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Umar Naseer denies links to money-owing company

The presidential hopeful has transferred his company shares to his wife and children.



Former home minister and presidential hopeful Umar Naseer Tuesday denied links to a company owing MVR 1.8 million (US$116,572) to the state, despite transferring shares to his wife and children.

On Monday, the Civil Court ordered the confiscation of Naseer’s passport because his Tourist Submarine company failed to comply with a 2016 ruling to pay the money to the pensions office.

Naseer is one of the directors of the company, but he said in a statement that he transferred his shares to other individuals and removed himself from the firm’s responsibilities.

“Following my decision to run in this year’s presidential election, I have given up all my business interests and transferred my shares in various companies to other individuals,” he said.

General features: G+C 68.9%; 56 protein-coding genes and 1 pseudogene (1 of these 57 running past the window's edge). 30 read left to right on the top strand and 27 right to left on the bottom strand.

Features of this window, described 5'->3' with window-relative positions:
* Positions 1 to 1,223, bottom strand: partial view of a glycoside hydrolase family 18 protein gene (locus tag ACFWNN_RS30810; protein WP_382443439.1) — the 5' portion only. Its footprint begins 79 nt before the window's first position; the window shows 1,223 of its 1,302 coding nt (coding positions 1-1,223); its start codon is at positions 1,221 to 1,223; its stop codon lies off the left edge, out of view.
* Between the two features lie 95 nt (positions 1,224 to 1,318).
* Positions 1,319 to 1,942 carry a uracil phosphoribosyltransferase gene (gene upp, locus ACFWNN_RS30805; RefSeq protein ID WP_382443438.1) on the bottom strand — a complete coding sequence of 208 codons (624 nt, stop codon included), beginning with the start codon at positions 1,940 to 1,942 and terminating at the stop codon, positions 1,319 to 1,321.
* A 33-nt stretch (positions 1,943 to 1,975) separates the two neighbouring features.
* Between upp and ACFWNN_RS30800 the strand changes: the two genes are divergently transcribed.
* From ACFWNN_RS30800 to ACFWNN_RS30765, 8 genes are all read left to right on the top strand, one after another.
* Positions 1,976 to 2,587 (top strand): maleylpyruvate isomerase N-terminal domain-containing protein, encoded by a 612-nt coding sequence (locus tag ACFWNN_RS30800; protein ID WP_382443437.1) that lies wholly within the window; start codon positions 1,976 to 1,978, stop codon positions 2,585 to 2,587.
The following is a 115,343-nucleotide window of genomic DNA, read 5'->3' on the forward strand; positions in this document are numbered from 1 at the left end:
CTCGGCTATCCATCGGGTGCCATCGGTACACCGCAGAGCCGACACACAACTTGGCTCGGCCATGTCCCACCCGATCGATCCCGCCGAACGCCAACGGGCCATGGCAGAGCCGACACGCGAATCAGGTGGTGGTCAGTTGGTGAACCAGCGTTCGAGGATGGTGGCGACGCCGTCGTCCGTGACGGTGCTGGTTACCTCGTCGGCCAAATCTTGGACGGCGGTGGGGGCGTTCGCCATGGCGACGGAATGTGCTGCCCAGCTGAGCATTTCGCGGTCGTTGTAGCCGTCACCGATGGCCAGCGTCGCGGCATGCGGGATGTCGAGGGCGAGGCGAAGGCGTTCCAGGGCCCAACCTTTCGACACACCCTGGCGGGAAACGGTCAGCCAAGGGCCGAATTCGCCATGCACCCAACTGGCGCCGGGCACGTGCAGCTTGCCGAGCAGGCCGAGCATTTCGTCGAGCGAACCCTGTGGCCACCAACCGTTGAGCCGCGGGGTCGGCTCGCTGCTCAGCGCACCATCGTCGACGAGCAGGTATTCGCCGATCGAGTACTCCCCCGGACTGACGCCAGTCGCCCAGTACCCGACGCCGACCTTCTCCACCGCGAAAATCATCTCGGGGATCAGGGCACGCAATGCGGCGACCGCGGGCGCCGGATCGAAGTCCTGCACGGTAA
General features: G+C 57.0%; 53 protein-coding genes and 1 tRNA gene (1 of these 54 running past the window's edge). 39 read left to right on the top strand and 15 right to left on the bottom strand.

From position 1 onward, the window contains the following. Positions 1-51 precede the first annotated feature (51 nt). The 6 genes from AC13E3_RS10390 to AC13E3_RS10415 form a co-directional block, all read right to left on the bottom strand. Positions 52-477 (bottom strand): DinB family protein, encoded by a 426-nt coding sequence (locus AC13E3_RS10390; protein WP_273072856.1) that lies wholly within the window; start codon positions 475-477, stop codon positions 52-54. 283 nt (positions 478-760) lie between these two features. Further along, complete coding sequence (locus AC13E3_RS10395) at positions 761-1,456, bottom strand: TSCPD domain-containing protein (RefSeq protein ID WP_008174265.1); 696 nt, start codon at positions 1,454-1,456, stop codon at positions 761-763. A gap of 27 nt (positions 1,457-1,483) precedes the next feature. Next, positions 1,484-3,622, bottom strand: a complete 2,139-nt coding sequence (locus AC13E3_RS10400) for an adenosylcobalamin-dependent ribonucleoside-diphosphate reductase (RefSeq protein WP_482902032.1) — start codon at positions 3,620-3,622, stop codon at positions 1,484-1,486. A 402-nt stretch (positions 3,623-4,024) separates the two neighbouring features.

He also claimed the economic ministry was informed of this and the court order was based on incorrect information.

The correct information has been provided to the court, Naseer said, adding he expected the court to soon review its order.

Documents obtained by the Maldives Independent confirm that he transferred his shares to his wife, daughter and a third individual on July 3.

According to the documents, 77 percent of the shares were transferred to his wife Aishath Shazlee, 10 percent to his daughter Aminath Faraha and three percent to a man named Mohamed Shareef.

Naseer’s passport was held under the regulation on debt collection, which authorises the confiscation of directors’ passports in companies that owe money.

He has said he will run as an independent candidate in the September presidential election, but cannot if he has outstanding debts.

Naseer, who contested and lost in the 2008 presidential elections, is a long-time fan of imposing Islamic Shariah and the death penalty.

He has positioned himself as a politician who is tough on crime. During his time as home minister he banned street protests and tagged gangsters.